The blood samples were taken before and immediately after the CT sessions. Each individual was placed comfortably seated with a tourniquet tied around his arm and a collection of 10 ml of blood from the median cubital vein was obtained, using sterile needles into serum tubes (Venosafe, Terumo Medical Co., Leuven, Belgium), by a qualified laboratory technician. To control for the circadian variation of hormones, all collections were performed between 08:00 and 10:30 hours. After collection, the blood sample was kept at an ambient temperature of 20–25° C for 45 minutes and centrifuged for 10 minutes at 1500 rpm (Megafuge 1.0R, Heraeus, Langenselbold, Germany). The serum was then removed and kept at −55° C for later analysis. The serum concentrations of testosterone, cortisol, growth hormone, and IGFBP-3 were determined using radioimmunoassay kits (Cortisol Coat-Count-RIA; DPC Medlab, Los Angeles, CA, USA). All assays were performed according to the instructions of the manufacturers by licensed and certified laboratory technicians.

Concurrent Training Protocols

The protocol of the ST sessions was designed to consider an appropriate and efficient manipulation of several training variables, which have been associated in the literature with higher energy expenditure during and after the exercise(s), namely multiple sets (12), exercises recruiting large-muscle mass (23), movement speed (23,30), number of repetitions (27), the intensity and volume of the workload (15,32), resting time between sets (32), and the execution order of the resistance exercises (9). Additionally, the effect of the aerobic and strength exercise order on the oxygen uptake was also taken into consideration as suggested by Alves et al. (2).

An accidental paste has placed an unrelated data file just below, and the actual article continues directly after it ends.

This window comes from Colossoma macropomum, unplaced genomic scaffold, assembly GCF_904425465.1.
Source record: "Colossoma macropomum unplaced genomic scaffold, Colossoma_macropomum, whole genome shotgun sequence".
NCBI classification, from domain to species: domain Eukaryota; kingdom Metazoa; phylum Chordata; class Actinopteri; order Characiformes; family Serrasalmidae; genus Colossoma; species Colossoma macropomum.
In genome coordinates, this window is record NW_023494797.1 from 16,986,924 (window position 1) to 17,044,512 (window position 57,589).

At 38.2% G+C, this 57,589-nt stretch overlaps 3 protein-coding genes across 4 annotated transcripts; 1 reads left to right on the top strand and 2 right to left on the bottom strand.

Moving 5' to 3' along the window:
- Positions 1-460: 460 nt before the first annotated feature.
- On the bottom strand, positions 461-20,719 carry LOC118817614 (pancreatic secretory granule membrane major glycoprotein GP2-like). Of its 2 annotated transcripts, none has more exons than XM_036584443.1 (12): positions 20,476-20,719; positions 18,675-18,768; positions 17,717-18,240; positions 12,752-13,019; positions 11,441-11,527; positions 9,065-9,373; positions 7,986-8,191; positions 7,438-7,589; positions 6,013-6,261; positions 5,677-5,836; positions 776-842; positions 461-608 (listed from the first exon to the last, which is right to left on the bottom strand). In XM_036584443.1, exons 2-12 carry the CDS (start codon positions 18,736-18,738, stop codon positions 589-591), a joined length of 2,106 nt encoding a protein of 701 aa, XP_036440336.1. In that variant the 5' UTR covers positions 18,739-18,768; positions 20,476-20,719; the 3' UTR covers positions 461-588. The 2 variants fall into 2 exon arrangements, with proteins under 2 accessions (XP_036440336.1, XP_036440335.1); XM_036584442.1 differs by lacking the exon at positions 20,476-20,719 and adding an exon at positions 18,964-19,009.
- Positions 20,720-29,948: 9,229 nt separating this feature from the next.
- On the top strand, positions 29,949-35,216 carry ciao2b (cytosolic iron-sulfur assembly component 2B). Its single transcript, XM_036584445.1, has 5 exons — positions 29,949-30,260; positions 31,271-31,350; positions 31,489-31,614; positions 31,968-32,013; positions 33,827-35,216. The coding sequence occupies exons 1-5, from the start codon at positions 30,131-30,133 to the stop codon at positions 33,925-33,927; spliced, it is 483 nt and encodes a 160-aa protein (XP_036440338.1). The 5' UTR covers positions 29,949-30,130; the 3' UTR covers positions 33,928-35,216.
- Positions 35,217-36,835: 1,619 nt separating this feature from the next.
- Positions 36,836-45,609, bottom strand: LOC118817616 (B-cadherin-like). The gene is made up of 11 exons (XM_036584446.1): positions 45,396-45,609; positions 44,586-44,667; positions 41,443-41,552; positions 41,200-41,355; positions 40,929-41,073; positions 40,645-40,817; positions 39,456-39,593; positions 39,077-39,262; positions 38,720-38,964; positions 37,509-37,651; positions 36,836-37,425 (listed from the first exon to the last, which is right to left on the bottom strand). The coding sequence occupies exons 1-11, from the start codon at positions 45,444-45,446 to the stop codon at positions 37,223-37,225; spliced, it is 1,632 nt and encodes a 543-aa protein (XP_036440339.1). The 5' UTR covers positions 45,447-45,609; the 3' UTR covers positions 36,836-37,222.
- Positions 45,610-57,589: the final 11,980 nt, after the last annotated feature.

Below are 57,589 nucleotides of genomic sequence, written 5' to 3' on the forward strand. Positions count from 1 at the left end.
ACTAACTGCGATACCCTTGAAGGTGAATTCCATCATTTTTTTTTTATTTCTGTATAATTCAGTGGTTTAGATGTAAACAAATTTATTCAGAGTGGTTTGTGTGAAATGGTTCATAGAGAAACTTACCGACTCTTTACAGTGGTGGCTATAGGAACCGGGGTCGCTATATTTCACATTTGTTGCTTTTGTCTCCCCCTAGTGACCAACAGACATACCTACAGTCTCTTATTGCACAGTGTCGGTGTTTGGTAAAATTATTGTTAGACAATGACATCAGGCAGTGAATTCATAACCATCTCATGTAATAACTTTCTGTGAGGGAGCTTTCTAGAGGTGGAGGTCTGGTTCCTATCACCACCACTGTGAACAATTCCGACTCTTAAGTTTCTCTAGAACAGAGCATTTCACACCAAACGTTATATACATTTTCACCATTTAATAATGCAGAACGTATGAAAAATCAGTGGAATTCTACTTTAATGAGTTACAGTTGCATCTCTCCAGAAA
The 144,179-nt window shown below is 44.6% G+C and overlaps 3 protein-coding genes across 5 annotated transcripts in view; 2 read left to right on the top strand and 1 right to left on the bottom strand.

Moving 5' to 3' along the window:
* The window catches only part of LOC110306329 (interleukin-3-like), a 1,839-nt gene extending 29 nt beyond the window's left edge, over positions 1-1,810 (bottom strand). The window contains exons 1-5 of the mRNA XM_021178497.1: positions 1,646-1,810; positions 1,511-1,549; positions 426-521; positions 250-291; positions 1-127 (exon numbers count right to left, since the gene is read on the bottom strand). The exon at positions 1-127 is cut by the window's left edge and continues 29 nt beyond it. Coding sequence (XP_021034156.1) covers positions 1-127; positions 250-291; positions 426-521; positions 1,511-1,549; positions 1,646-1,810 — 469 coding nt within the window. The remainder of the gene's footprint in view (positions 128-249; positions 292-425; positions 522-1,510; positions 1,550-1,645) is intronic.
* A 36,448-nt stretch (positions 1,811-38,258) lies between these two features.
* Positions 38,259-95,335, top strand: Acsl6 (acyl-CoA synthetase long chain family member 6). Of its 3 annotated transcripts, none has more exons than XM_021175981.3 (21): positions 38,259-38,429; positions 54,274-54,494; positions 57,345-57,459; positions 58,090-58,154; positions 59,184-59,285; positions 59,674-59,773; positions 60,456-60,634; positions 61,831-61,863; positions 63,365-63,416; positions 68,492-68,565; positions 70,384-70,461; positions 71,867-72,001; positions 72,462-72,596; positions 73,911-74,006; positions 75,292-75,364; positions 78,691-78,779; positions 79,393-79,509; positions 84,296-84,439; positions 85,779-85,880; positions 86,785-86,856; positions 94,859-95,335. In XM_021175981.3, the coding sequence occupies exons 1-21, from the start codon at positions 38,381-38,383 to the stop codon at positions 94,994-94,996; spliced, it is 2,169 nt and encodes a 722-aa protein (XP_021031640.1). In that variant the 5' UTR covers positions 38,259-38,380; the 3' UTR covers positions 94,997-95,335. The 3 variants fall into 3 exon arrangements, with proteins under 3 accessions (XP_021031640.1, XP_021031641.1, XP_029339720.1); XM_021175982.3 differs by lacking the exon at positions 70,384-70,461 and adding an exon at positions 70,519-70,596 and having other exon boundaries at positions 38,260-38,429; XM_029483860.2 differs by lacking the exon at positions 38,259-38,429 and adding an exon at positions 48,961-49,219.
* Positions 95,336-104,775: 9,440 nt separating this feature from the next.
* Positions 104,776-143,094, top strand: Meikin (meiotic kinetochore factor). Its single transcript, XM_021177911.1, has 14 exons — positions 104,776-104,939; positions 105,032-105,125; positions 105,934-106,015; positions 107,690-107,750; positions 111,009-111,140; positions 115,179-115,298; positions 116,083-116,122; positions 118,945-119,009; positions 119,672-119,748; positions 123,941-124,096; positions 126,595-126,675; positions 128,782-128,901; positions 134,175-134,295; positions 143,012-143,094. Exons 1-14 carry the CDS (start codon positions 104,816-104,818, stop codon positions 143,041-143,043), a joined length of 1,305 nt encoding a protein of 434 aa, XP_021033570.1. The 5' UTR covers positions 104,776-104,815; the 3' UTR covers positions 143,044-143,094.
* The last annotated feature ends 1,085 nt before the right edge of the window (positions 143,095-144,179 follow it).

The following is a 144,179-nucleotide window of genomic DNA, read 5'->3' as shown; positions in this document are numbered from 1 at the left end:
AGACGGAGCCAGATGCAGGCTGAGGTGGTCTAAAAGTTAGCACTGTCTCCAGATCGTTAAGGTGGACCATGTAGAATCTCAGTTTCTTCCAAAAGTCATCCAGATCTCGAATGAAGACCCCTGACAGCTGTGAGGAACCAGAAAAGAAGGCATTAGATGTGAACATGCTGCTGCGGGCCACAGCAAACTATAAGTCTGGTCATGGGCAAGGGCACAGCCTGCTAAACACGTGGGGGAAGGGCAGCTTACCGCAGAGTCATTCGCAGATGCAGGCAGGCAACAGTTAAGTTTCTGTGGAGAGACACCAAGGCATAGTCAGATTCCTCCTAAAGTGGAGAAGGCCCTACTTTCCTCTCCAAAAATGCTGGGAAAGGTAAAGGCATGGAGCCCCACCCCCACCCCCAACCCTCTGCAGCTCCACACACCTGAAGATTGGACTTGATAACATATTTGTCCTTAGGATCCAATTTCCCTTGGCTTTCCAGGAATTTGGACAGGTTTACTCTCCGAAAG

The ET exercise was performed on a treadmill (Embreex, model 568, Brusque, Brazil). The training included 32 minutes of intermittent exercise, with 2 minutes at a speed corresponding to a blood lactate concentration of 2 mmol·L−1, alternating with 1 minute at a speed corresponding to a blood lactate concentration of 4 mmol·L−1.